No Child Left Behind - Issue Summary

Was New Hampshire right to withdraw from No Child Left Behind?

No Child Left BehindBy: LFDA Editor

The federal No Child Left Behind Act, passed in 2001 under the Bush Administration, was meant to provide benchmarks of quality for America's schools in order to improve the nation's public education.


But the question, over a decade later, was whether the law was helping or hurting schools, particularly those in the Granite State.

In its most recent annual assessment of schools, using the "No Child" criteria, the state Department of Education found that 66 percent of the school districts and 71 percent of individual schools failed to make "Adequate Yearly Progress" in one or more areas.

Among the 19 criteria to achieve a passing grade in Adequate Yearly Progress -- known as AYP -- are:
performance targets through standardized testing for students in reading and mathematics,
meeting state targets for student participation, attendance, and high school graduation.

Individual district and school reports are available on the state education department's web site.

Here are some pros and cons of the legislation, according to Educational Research Newsletter:

Why bother with reform?

PRO: Reform is needed to counter declining trends in SAT and ACT scores and the mediocre performance of U.S. students in international rankings.
CON: SAT scores declined during the 1970s and 1980s because more students aspired to go to college and took the tests, not because of performance factors.

Why standardized testing?

PRO: It measures a common core of knowledge that teachers should teach and students should learn. Without common standards, it is difficult to compare grades across teachers and schools.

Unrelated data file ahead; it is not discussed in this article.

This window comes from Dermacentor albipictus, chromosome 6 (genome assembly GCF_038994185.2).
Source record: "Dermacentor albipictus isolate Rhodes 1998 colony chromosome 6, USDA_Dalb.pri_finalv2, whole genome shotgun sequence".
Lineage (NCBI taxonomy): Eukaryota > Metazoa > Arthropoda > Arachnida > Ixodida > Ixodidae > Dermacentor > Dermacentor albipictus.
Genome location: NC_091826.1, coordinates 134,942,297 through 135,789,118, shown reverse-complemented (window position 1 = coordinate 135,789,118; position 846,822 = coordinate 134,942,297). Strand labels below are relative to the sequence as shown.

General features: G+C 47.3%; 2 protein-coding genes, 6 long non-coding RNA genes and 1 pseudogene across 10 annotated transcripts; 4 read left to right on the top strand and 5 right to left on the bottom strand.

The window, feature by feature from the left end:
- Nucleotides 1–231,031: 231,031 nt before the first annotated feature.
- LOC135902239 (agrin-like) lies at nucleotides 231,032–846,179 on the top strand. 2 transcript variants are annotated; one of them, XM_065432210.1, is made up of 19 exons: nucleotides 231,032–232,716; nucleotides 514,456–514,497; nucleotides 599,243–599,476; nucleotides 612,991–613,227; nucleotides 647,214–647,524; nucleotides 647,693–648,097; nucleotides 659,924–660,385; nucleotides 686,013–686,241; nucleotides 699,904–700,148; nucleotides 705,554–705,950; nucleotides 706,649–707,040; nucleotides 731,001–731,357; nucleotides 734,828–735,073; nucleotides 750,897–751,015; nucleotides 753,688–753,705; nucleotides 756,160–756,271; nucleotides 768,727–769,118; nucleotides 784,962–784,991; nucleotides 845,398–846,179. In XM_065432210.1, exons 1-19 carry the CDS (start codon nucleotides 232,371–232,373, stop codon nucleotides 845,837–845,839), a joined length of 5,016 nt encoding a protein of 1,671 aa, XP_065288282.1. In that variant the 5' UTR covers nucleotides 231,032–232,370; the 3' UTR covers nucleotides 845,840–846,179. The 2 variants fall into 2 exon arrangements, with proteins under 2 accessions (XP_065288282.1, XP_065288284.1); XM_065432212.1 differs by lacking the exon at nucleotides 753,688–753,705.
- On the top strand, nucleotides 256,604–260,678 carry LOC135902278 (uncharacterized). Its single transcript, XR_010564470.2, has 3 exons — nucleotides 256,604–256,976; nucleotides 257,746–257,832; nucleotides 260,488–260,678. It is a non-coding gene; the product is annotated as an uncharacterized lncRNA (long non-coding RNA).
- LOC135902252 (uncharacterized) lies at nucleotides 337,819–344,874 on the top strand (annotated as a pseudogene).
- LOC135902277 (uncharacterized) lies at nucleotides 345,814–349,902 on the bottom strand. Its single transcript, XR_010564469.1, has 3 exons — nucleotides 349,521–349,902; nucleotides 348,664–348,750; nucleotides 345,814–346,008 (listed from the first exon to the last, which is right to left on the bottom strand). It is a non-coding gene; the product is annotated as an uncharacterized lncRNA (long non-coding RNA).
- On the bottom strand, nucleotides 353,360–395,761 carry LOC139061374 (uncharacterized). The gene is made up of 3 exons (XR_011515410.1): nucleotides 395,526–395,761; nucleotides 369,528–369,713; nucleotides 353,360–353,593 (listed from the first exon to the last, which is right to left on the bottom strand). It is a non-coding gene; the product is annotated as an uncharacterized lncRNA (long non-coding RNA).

CON: By imposing standards on students' minds we are, in effect, depriving them of their fundamental intellectual freedom by applying one standard set of knowledge.

President Barack Obama offered legislation that would replace the law’s pass-fail school grading system with one that would measure individual students’ academic growth and judge schools based not on test scores alone but also on indicators like pupil attendance, graduation rates and learning climate.

States can request a waiver from the NCLB requirements. In September 2012, New Hampshire applied for such a waiver.  Throughout 2013 New Hampshire worked with the U.S. Department of Education to revise the application.  The federal government approved the waiver in June 2013.

What to you think? Were the schools in your district helped or hurt by the No Child Left Behind Act standards?

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Take Action

If you are interested in No Child Left Behind in NH and want to take action here are some choices:

  • If you are new to contacting your government, please visit our page on How to Take Action.

  • Contact one of the organizations listed in Learn More. These groups represent the pro or con positions of issues.

  • Contact a government official as follows:

1. Contact members of the New Hampshire House of Representatives or the New Hampshire Senate

2. Contact the Committee chairperson or members of the House Education Committee or the Senate Education Committee – these are the committees that oversee this issue.

3. Give your opinion to Governor Maggie Hassan

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What do you think of No Child Left Behind?  Whatever your thoughts are, we urge you to make your voice heard. See the "Learn More/Take Action" section on this page for more information.

Issue Status

In September 2012, then Gov. John Lynch applied for a waiver from No Child Left Behind.

The government approved the waiver in June 2013, with U.S. Secretary of Education Arne Duncan saying New Hampshire had demonstrated that it has college- and career-ready expectations for all students and a high-quality plan to implement an accountability system.

Said Gov. Maggie Hassan: “New Hampshire is now free to pursue more effective and innovative ways to address the needs of all our students and prepare them for the jobs of the 21st century economy. By receiving this waiver, New Hampshire will continue to protect its most underserved students, close achievement gaps, increase equity, and improve the quality of instruction while also pursuing needed comprehensive reforms and protecting local control.”